#Use the hash function



The hash() function is used to return the hash value of an object.

obj The object whose hash value we want.

A hash value is a unique identifier or numeric representation associated with an object. It is calculated based on the object's content or characteristics.

print(hash('Hello, World!'))

Hashable and Unhashable objects

An object is hashable if it has a hash value which never changes during its lifetime and is usable as a key in a dictionary. Typically all immutable objects such as strings, tuples, integers, floats e.tc are hashable. On the other hand, objects which are mutable are generally not hashable, for example, list, set, and dictionary. calling unhashable object with the hash function will raise an error.

hash([1, 2, 3])

more hash examples:

hash('Hello, World!')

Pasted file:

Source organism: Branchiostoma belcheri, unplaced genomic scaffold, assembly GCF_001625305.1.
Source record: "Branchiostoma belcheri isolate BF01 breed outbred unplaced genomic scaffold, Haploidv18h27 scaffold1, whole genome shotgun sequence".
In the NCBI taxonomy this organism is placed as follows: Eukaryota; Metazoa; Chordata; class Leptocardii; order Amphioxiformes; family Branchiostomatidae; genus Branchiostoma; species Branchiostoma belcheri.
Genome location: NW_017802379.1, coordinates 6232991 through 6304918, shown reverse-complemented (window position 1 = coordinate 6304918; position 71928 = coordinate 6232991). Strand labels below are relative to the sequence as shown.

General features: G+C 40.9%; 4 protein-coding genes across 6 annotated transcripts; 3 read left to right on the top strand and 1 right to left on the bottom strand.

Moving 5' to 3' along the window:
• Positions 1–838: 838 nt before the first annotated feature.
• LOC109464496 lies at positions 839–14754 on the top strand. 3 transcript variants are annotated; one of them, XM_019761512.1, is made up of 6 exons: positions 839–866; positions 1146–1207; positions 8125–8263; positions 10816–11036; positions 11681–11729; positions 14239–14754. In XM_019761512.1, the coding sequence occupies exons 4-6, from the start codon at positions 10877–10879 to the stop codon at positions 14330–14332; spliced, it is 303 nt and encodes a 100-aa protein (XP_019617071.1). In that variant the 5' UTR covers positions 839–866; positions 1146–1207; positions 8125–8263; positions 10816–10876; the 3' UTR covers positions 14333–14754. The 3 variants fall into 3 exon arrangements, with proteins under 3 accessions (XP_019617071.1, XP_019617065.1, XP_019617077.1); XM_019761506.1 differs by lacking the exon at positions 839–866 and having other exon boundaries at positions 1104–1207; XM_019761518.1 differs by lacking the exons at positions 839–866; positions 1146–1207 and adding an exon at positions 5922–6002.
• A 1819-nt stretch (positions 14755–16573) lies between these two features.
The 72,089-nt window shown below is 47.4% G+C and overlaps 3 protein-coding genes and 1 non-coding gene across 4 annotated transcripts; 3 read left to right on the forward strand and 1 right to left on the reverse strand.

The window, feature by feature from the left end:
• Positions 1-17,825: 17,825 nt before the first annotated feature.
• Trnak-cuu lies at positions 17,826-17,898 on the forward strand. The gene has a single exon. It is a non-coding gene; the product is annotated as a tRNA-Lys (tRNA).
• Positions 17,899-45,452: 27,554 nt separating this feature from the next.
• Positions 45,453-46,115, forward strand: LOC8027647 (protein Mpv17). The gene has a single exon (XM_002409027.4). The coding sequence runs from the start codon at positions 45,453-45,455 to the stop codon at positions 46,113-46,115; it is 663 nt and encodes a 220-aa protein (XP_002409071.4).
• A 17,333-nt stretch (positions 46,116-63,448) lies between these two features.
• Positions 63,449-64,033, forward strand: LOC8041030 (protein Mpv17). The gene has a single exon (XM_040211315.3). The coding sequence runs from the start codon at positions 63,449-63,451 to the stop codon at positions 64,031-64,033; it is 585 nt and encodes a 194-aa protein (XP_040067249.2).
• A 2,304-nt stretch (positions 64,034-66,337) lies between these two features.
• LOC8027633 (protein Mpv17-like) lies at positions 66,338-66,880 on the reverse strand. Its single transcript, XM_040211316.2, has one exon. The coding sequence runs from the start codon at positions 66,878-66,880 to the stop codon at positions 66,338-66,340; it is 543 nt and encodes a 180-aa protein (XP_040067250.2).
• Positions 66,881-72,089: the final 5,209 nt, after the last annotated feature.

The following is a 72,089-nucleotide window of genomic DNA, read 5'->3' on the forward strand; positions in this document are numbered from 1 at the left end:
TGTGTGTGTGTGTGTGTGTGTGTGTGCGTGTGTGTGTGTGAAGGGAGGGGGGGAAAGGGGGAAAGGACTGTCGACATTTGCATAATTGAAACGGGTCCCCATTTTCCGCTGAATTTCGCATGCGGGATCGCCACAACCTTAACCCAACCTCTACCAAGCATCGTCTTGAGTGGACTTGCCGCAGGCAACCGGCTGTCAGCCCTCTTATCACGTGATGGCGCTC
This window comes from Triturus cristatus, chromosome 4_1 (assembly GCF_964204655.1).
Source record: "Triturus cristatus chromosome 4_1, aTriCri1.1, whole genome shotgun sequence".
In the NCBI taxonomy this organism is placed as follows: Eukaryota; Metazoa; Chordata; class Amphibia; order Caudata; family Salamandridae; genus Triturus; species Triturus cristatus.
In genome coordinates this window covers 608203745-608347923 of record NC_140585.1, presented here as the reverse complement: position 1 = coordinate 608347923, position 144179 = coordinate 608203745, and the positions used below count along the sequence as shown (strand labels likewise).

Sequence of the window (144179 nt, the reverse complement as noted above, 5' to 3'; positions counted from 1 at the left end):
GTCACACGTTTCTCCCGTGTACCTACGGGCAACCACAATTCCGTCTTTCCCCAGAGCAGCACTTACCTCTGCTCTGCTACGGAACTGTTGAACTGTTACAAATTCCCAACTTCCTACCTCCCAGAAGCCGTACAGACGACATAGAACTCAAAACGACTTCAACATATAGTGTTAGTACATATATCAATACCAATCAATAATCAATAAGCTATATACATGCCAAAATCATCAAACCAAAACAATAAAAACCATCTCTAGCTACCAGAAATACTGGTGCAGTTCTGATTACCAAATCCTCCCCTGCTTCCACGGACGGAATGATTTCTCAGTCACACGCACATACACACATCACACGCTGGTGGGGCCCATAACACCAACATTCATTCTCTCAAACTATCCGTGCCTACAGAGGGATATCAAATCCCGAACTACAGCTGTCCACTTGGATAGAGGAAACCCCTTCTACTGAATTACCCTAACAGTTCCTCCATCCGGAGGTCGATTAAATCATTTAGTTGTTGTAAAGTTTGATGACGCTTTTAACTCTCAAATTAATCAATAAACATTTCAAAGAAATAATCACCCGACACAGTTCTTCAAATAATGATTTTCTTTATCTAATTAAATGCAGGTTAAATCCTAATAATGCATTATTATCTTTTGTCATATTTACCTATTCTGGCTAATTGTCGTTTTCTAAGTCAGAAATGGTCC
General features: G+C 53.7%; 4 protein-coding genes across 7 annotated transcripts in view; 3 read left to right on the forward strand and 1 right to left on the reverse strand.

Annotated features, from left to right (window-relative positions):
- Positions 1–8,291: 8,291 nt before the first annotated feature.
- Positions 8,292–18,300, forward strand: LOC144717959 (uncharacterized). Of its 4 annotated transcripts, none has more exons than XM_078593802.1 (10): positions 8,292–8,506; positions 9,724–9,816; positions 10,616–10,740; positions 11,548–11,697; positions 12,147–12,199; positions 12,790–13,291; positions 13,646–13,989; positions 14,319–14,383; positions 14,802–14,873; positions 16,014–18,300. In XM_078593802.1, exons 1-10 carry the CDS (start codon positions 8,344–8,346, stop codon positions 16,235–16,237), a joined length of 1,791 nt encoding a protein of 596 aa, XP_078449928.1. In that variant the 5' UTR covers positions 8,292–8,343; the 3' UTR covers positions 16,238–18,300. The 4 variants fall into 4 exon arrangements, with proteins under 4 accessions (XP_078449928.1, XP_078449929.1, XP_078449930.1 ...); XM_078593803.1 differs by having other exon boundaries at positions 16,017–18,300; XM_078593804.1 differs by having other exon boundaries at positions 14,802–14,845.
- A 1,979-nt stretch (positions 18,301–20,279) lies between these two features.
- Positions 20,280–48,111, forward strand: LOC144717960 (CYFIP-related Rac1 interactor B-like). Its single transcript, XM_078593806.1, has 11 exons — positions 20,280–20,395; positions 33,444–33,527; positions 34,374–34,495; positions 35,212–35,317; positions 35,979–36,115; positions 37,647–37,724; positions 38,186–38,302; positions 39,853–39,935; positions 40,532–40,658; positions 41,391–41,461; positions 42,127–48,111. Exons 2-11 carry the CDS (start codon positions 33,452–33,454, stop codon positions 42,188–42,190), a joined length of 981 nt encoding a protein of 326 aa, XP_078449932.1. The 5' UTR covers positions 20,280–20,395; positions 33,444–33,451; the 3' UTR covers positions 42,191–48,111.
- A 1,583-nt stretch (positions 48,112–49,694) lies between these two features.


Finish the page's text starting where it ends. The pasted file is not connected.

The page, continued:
hash((1, 2, 3))

The hash() function is designed to have an extremely strong guarantee of uniqueness. That means that two objects with the same value will always have the same hash value. However, hash value associated with some value will vary across runs. This means that the value returned at one session, may and will most likely be different when you close and call the interpreter again. There are exceptions, for example a given integer always have a hash value equal to it's value. 

with user defined objects

We can make a user-defined object hashable by defining the __hash__ method. 

class Example:
     def __init__(self, name):
         self.name = name
     def __hash__(self):
          return hash(self.name)
e = Example('example instance')